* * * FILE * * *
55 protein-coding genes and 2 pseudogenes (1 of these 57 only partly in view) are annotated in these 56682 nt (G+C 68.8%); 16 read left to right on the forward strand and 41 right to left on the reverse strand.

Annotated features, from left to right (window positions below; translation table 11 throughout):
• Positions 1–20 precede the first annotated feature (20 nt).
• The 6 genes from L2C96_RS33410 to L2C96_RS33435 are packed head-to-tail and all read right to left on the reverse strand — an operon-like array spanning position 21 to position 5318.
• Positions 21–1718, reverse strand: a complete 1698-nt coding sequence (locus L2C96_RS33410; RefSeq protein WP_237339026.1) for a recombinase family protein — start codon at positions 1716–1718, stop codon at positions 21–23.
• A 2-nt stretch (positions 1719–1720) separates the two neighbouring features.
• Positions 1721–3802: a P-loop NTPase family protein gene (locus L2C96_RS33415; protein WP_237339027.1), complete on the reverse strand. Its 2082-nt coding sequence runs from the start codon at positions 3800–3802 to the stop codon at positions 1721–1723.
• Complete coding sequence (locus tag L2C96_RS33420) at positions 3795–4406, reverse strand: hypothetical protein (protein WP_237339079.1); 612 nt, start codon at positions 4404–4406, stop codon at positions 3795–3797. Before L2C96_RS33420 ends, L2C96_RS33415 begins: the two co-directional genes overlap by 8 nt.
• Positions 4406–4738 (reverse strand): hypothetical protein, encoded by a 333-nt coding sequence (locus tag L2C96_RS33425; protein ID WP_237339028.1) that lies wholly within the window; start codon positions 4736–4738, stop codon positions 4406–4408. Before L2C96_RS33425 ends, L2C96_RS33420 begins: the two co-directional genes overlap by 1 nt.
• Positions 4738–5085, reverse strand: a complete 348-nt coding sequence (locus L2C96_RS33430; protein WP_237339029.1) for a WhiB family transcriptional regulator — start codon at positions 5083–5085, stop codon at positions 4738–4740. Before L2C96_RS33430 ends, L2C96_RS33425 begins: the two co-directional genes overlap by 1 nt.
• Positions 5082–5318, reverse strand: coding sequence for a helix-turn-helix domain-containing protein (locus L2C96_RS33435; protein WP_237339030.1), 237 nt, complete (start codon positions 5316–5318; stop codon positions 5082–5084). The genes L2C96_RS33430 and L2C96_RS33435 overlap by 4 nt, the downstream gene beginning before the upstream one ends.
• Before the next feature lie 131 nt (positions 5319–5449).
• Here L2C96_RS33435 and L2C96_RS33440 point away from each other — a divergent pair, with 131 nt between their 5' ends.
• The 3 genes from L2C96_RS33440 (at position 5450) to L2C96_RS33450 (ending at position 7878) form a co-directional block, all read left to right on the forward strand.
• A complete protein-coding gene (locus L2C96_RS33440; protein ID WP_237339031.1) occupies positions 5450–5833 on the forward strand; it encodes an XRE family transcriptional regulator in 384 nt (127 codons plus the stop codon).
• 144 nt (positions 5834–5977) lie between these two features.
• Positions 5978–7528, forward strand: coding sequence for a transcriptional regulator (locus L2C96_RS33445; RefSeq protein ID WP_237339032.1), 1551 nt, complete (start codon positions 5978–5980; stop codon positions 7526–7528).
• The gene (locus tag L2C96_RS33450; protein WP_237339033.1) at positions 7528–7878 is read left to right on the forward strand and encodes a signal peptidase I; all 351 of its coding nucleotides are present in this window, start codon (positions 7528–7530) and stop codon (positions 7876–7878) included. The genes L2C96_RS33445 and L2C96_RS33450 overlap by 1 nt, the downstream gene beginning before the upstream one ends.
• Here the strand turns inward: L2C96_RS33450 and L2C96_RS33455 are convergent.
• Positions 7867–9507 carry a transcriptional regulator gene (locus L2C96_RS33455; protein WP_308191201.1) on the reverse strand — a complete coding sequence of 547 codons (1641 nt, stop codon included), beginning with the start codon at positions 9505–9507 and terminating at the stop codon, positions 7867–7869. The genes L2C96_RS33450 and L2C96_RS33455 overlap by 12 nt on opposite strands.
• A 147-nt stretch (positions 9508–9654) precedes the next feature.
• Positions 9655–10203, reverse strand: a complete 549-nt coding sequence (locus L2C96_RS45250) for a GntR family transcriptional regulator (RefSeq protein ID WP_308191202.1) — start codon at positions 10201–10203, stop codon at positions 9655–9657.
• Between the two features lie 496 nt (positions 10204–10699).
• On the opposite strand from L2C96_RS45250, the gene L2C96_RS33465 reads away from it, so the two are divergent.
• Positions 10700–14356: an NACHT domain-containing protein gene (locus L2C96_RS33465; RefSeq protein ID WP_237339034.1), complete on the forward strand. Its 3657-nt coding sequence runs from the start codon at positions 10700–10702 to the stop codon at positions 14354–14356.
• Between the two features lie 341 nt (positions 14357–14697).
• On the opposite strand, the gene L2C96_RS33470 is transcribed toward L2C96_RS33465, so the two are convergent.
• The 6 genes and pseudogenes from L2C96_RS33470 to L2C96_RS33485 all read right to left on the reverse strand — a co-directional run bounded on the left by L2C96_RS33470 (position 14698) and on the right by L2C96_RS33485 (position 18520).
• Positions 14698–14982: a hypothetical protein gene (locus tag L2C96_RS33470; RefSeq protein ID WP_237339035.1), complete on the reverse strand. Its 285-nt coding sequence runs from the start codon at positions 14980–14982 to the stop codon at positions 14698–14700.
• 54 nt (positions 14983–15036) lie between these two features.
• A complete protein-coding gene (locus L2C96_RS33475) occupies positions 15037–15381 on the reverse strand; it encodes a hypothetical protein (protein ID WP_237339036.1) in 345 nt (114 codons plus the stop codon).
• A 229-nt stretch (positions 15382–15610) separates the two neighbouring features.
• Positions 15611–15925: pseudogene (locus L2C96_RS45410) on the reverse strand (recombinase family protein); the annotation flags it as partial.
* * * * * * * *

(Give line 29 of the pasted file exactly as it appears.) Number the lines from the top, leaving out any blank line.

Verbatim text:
• Positions 14698–14982: a hypothetical protein gene (locus tag L2C96_RS33470; RefSeq protein ID WP_237339035.1), complete on the reverse strand. Its 285-nt coding sequence runs from the start codon at positions 14980–14982 to the stop codon at positions 14698–14700.